The Timmins Friendship Centre in number one. Literally.
From 119 Friendship Centres across the country, the Timmins Native Friendship Centre topped them all and received the National Association of Friendship Centres (NAFC) award for excellence.
In recognition of outstanding achievement in governance, leadership, administration, management, staff satisfaction, cultural relevance and strategic planning, the Timmins Native Friendship Centre (TNFC) earned the national award at the NAFC 42nd Annual General Meeting held in North Battleford, Saskatchewan in July.
Timmins Friendship Centre executive director Veronica Nicholson, attributed this accomplishment to the dedicated staff of the centre. She said the staff strive to make positive strategies and build capacity and transparency to support urban Aboriginals.
“This award was based on all the work we did over the years and in the last year,” Nicholson said. She said that the staff were humbled and honoured.
“This award was unexpected,” she said.
“First they recognized 17 Friendship Centre’s right across Canada and were given a lovely certificate. That was all that I thought we were receiving.”
Nicholson said from the 17 recognized centres the association narrowed it down to eight centres eligible for the national award and then from eight they narrowed it down to four.
“When they announced the Timmins Native Friendship Centre at the general meeting it was like “Oh, My Gosh”. I just instantly thought of all the people who I work with and all the people who had a hand in bringing us forward to where we are today,” she said.
“I don’t even remember walking from my chair to the stage. I think the spirits must have carried me to it. It was so humbling.”
When Nicholson returned to Timmins with the trophy of excellence, she modestly notified the board of directors and the staff.
The criteria guidelines required to earn the award are set by the NAFC. Nicholson believes the Ontario Federation of Indian Friendship Centres (OFIFC) was involved in choosing the award recipient.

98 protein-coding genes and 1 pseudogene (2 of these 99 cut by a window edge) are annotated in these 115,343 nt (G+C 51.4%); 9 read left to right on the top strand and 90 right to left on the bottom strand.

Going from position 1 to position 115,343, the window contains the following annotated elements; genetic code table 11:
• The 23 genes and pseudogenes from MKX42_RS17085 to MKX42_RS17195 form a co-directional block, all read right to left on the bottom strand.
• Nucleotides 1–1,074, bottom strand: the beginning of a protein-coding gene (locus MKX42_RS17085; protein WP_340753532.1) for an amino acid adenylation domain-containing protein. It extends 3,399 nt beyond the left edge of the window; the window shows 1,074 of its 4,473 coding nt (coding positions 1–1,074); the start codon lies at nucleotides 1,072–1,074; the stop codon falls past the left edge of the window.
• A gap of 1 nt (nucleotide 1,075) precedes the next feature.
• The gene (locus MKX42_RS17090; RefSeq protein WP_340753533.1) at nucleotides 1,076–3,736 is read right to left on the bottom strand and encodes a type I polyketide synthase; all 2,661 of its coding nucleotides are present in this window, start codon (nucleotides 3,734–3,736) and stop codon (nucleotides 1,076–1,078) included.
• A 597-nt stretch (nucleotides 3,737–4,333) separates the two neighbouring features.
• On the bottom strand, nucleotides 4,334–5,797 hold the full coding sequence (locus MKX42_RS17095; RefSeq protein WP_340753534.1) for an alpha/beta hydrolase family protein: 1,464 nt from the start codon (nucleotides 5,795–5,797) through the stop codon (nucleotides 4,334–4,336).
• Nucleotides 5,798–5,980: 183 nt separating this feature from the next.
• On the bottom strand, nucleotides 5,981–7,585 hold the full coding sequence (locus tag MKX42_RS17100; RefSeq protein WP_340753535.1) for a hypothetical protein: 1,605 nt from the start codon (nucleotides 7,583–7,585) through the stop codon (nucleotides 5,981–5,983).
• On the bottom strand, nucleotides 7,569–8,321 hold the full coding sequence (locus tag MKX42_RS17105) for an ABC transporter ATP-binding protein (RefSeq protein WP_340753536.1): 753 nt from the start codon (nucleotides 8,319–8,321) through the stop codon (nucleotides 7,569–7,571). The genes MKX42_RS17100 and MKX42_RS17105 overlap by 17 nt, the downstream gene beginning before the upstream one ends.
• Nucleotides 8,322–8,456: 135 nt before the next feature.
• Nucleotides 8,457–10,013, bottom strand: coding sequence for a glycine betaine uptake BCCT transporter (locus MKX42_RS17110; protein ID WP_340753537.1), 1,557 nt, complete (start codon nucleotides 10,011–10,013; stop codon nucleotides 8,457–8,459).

“The OFIFC highlighted three friendship centers that were doing exceptionally well. It was Timmins, N’Swakamok and United NFC,” she said.
The Timmins Friendship Centre has come a long way since first operating out of a suitcase in the sixties.
“The Timmins Native Friendship Centre has grown into the largest service provider for urban Aboriginal people,” she said.
“It’s always been our continuous goal to learn more about each other. This will strengthen our socioeconomic needs here in Timmins for the people who live here.”
The centre opened a new building in April 2013.
Nicholson said above the social and educational benefits the TNFC want to build lasting community relationships. They are a well known pillar in the city of Timmins and the new larger TNFC centre is an indication of the need for the services and workers.
“We look at what our other community partners want and we want to work with them and share resources. You know it’s about all community partners moving forward in a good way,” she said.
In keeping with the NAFC award standards, the TNFC plans on continuing to be leaders by being involved in initiatives like the Timmins 2020 Strategic Plan. Good initiatives for affordable housing, health and wellness, health workers, economics and social planning are on the priority list.
This isn’t the first time the TNFC won an award. The centre has also been the recipient of the Model Friendship Centre Award and other awards from business agencies like the Timmins Chamber of Commerce.
“When you run a non-profit organization you have all this stuff you deal with on a day to day basis and then you have the business stuff,” Nicholson said.
“And then sometimes it doesn’t always jive with community members. I guess that is a challenge because you want to conduct business in a good way and it has to be open and transparent.”
In working with community partners and building capacity, the TNFC has initiated partnerships between youth and organizations like Timmins Police Service and Canadian Tire. Nicholson said the new centre will continue to offer a place for the organization to grow and evolve into a dynamic centre.
“The facilities are great here. The staff here goes far beyond their job descriptions. We do this work because it’s meaningful and it is what people need and it’s what we need too. We need to help our people to live that good life and then there will be lots of wins. It continues to be very meaningful work for me. I’m happy with what I do and it’s challenging and rewarding.”
Receiving an award like the NAFC award, allows an organization to create networks and it recognizes the success and accomplishments of it. Awards give creditability to an organization and inspire the staff to focus even more on the organization and clients.
Nicholson echoes this sentiment, “It was just such a great pat on the back to say; Wow, people really do recognize the valuable work we do and it’s such an honour.”
This month’s Publisher’s Note is a continuation of ‘Sovereignty In Broadcasting’ written for the Social Sciences and Humanities Resources Council grant that...